Simón Borrero Posada, the CEO of the super-app Rappi — an on-demand delivery service popular in Colombia — gave a series of interviews rife with misleading statements. Posada asserted that the Labor Reform bill would force the company to hire digital platform workers full-time, thus eliminating the flexibility that so many rappitenderos currently enjoy. The problem with this statement? No such stipulation existed in the reform bill.

Still, five hundred Rappi employees organized a small protest in the capital city of Bogotá in March of 2023. Their principal demand was a rejection of a forced full-time contract. The corporate media took full advantage of the spectacle and pushed the narrative that workers and employers share an interest in rejecting the Labor Reform bill.

Right-wing opposition parties — led by Cambio Radical and el Centro Democrático — kept up the pressure and mobilized more than 90,000 of their supporters in street demonstrations to register their discontent with Petro’s entire reform agenda.

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Question(s) related to this article:
The right to form and join trade unions, Is it being respected?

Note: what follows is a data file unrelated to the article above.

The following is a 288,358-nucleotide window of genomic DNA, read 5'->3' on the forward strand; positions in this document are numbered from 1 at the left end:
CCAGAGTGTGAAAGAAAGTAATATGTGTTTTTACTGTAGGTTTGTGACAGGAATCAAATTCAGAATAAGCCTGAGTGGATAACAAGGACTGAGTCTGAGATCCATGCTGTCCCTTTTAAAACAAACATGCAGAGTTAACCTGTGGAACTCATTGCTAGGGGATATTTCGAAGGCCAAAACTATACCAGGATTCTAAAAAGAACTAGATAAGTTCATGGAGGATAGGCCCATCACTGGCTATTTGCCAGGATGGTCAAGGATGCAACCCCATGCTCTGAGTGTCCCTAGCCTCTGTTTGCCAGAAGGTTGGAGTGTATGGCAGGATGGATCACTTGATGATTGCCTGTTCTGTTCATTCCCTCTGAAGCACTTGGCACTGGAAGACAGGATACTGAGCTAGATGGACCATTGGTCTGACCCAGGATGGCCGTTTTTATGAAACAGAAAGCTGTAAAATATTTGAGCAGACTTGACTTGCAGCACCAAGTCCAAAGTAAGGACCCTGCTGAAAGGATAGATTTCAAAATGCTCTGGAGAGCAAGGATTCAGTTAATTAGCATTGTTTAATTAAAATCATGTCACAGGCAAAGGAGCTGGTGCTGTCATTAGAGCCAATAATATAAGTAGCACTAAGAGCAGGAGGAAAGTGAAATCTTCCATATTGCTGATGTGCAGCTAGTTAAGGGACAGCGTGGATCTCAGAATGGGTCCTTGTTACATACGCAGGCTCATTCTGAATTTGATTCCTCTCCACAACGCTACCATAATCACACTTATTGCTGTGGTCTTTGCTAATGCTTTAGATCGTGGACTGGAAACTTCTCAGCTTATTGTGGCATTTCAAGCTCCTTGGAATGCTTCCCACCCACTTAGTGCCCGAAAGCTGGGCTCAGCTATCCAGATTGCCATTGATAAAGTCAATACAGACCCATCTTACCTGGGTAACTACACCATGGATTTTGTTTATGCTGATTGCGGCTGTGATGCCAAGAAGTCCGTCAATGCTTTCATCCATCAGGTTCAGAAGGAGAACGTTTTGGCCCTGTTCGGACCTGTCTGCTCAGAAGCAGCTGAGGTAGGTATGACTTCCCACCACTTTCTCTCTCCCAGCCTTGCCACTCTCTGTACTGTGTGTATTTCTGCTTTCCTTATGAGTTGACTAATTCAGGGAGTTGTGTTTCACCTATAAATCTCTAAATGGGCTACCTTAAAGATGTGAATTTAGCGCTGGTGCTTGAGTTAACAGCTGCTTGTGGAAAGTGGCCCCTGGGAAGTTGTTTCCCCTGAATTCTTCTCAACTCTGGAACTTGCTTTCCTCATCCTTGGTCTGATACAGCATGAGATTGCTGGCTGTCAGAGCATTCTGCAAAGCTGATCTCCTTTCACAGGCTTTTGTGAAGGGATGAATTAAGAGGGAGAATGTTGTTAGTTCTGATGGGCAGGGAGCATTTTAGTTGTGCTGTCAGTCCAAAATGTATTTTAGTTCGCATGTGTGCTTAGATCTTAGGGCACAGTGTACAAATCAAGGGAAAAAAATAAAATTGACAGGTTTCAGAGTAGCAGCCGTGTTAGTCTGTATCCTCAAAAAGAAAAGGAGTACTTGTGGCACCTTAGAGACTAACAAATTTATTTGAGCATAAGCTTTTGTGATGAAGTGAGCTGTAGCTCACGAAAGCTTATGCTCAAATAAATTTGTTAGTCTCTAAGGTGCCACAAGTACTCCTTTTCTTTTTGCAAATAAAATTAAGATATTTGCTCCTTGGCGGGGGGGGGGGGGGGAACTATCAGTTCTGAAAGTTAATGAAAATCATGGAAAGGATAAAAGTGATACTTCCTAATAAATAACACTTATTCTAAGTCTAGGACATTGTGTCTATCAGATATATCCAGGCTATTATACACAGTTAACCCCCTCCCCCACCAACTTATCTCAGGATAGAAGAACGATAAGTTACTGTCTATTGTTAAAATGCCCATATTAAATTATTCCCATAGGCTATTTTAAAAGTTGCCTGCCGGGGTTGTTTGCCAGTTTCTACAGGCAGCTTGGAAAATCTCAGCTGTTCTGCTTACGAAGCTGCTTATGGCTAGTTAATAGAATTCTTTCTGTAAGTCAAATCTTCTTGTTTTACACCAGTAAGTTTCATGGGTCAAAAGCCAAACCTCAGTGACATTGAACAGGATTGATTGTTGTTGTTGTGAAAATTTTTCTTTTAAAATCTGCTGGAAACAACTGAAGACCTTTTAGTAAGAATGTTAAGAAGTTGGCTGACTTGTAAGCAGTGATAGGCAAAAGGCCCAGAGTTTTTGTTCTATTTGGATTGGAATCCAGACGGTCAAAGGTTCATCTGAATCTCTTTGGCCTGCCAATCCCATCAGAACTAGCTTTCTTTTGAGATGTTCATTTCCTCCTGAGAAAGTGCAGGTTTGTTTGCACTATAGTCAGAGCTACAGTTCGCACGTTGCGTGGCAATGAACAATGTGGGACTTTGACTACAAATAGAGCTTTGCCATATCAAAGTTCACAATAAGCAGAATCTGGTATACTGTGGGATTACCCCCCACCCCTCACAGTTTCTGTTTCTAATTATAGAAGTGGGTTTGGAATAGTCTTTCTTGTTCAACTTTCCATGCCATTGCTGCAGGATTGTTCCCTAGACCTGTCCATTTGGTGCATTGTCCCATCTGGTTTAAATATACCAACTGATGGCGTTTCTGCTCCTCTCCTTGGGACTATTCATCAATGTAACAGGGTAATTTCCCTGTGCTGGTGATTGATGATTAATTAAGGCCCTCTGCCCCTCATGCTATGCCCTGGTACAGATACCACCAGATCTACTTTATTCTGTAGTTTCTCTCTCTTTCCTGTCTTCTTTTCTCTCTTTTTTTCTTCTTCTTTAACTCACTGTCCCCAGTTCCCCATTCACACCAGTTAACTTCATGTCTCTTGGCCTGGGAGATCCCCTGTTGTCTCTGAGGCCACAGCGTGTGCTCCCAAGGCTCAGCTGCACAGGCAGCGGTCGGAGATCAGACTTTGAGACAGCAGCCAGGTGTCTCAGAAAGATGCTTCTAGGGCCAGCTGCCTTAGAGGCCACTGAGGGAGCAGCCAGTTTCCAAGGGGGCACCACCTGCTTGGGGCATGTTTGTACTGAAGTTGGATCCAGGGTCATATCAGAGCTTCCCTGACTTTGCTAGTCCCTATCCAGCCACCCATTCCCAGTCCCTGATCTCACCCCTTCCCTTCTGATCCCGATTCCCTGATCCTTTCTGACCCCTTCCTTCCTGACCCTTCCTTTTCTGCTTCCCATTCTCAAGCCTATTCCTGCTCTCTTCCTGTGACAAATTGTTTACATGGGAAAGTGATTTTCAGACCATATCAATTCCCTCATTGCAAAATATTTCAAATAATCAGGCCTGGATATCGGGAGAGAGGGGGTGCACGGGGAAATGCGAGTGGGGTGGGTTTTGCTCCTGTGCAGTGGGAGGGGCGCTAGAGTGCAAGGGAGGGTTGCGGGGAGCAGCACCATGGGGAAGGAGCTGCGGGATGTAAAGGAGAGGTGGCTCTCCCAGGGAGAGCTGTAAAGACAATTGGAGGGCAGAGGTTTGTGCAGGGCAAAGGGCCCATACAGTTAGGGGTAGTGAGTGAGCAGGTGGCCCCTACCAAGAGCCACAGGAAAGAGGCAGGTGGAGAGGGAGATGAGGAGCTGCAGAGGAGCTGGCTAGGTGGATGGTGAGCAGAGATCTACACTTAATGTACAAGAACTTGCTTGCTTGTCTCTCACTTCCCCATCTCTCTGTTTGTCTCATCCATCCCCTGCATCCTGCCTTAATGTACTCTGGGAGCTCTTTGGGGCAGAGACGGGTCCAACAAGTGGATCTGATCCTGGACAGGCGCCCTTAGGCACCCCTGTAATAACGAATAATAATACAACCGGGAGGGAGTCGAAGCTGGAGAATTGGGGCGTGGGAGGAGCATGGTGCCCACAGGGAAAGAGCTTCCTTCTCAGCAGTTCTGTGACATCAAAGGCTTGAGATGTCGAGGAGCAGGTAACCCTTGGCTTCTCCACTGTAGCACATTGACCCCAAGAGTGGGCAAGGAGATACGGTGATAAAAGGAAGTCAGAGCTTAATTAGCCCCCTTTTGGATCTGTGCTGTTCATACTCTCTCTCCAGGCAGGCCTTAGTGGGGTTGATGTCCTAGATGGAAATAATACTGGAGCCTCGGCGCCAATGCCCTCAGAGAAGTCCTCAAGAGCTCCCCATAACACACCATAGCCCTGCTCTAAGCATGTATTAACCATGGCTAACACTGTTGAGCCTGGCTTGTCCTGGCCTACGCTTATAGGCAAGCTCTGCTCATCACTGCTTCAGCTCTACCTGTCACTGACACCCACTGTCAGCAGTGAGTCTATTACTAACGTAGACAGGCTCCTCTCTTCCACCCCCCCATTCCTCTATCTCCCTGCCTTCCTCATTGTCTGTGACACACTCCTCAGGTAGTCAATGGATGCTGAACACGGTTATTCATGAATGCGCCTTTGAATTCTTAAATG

What is happening in Colombia, Is peace possible?

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By the time the Labor Reform bill reached the Seventh Committee of the House of Representatives in June, it was dead on arrival. Lawmakers did not even get the opportunity to debate the bill since the committee failed to reach quorum. As a result, the Labor Reform bill was shelved, amounting to a major setback for the Petro-Márquez administration and allied reformers.

To the surprise of many, a slightly modified version of the Labor Reform bill was filed at the end of August and, when properly debated, it advanced to the next stage of the legislative process. 

The business community still objects to the increased labor costs attendant to the expansion of workers’ rights and claim this will hinder the formalization of the informal sector. In other words, it will discourage business owners from hiring workers who currently “operate outside of the regulatory and tax systems.” But formalization will not occur significantly unless dignified employment and social protection programs are offered.